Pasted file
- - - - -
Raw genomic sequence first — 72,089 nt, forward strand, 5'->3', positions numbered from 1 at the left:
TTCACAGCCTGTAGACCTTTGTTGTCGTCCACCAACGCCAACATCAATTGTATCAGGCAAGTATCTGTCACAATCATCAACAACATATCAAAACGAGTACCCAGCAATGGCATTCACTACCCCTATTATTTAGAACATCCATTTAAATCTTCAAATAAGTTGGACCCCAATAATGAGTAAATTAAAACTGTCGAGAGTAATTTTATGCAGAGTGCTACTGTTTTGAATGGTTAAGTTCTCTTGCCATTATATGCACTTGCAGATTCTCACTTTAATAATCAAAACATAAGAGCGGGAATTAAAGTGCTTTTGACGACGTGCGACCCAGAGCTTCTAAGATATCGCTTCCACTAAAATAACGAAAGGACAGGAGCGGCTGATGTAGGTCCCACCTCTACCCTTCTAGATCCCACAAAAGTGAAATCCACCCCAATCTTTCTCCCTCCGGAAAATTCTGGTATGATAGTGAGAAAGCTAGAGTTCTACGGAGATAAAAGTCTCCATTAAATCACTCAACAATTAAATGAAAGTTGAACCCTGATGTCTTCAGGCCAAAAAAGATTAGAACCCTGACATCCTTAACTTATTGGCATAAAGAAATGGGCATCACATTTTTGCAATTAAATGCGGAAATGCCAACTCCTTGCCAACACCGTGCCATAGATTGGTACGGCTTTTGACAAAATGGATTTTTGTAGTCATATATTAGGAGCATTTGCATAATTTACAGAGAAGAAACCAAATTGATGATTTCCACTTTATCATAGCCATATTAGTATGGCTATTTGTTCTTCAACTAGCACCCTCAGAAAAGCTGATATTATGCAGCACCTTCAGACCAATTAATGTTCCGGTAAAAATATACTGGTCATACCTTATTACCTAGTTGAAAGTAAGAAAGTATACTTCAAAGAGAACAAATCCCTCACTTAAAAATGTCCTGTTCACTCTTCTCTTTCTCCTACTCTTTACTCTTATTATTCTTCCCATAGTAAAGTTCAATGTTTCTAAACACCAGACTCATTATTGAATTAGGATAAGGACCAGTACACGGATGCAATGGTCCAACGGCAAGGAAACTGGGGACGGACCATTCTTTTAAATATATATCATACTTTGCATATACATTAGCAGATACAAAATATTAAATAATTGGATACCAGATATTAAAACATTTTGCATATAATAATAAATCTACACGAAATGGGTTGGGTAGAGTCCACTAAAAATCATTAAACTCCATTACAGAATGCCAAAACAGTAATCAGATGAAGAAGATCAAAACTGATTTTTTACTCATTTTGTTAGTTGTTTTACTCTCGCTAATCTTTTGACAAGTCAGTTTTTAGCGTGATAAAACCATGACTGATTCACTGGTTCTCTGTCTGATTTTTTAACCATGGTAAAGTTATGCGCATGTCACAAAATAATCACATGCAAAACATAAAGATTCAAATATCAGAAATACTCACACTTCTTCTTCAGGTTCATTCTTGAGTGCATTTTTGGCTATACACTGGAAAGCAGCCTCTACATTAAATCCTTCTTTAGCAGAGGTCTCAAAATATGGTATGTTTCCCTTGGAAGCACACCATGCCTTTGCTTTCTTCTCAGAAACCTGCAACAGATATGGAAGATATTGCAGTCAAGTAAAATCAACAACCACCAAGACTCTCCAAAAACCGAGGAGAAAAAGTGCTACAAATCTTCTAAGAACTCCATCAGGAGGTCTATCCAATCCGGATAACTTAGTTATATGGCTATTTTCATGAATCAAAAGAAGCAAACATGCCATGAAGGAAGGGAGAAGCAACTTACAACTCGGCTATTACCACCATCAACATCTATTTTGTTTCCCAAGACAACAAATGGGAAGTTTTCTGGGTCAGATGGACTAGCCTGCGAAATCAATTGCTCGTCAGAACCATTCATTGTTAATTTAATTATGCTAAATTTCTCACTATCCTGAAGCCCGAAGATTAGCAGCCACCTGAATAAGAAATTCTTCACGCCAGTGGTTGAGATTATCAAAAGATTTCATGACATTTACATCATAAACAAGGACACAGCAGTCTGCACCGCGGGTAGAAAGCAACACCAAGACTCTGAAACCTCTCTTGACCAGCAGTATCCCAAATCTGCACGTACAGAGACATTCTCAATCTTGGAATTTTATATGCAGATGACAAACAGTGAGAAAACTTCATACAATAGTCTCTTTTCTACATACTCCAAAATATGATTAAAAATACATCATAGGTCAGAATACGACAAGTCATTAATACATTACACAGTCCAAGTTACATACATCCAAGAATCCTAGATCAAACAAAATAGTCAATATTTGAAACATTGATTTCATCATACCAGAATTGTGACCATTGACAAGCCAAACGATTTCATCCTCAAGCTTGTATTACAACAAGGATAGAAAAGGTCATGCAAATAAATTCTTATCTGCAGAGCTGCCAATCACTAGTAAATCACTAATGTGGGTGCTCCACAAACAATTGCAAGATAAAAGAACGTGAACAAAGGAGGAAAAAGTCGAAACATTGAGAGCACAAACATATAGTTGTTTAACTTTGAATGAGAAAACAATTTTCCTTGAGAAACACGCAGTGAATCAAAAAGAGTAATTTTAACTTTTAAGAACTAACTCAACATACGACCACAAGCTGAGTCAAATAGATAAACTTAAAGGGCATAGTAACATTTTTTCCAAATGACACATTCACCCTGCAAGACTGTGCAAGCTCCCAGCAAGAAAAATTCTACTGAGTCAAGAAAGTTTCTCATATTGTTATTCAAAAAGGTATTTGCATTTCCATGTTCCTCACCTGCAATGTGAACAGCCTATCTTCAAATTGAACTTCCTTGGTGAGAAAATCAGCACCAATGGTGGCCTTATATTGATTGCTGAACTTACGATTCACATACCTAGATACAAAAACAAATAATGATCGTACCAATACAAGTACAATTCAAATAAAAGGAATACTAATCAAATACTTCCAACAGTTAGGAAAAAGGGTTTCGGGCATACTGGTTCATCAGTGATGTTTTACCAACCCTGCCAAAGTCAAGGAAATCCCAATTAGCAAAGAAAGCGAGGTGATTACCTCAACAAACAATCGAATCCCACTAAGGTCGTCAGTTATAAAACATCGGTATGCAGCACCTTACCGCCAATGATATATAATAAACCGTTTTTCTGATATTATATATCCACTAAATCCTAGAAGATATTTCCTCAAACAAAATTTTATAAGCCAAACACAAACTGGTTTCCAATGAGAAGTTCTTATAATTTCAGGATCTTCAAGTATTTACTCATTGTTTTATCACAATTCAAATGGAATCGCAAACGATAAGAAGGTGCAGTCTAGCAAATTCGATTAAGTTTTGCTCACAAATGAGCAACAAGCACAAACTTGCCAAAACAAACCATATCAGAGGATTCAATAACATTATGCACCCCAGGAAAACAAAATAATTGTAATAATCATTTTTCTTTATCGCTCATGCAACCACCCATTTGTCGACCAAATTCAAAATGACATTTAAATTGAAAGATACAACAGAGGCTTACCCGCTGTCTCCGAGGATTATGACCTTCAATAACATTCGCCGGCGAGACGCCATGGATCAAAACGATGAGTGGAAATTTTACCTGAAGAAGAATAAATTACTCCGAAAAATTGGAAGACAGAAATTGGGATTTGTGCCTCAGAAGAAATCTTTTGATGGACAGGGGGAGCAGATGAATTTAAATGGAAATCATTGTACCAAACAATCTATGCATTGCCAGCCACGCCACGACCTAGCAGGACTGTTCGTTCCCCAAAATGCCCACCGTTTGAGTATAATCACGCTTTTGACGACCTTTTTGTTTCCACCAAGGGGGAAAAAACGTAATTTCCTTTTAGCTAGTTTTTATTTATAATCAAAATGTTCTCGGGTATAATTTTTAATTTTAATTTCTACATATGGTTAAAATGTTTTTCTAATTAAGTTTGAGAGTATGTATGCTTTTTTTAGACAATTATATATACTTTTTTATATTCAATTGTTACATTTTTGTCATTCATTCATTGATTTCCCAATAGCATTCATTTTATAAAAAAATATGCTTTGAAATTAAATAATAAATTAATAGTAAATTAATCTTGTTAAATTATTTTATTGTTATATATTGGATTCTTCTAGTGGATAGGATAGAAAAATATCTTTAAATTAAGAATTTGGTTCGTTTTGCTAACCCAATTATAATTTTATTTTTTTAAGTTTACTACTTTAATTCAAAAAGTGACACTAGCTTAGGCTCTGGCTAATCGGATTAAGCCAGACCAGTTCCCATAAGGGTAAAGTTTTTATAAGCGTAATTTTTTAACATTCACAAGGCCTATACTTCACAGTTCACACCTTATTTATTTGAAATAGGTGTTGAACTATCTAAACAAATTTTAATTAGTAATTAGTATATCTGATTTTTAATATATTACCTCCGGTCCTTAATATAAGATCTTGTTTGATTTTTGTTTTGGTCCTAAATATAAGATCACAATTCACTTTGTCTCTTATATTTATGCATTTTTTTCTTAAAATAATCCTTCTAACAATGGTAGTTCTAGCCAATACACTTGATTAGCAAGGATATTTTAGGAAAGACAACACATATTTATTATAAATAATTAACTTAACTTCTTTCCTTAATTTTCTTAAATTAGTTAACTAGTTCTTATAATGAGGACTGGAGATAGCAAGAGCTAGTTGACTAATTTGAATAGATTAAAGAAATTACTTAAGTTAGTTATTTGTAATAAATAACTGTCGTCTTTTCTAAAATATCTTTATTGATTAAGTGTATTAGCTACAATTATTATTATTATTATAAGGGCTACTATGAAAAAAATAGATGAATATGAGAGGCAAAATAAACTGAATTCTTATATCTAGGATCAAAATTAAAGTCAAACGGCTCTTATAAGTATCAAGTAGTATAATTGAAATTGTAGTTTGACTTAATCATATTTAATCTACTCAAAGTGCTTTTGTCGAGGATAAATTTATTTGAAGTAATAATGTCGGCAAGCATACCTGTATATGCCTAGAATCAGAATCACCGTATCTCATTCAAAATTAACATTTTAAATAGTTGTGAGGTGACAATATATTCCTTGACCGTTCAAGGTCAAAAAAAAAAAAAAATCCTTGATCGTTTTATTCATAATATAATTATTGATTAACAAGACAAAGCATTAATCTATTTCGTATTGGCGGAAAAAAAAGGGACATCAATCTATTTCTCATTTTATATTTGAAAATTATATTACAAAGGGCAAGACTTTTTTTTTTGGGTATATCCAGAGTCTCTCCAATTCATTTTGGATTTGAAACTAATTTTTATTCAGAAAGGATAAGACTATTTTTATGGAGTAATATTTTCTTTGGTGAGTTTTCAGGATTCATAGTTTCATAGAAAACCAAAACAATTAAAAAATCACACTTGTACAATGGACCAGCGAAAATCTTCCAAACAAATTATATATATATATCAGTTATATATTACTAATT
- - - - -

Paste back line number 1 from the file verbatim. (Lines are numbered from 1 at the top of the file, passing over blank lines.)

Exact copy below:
Raw genomic sequence first — 72,089 nt, forward strand, 5'->3', positions numbered from 1 at the left: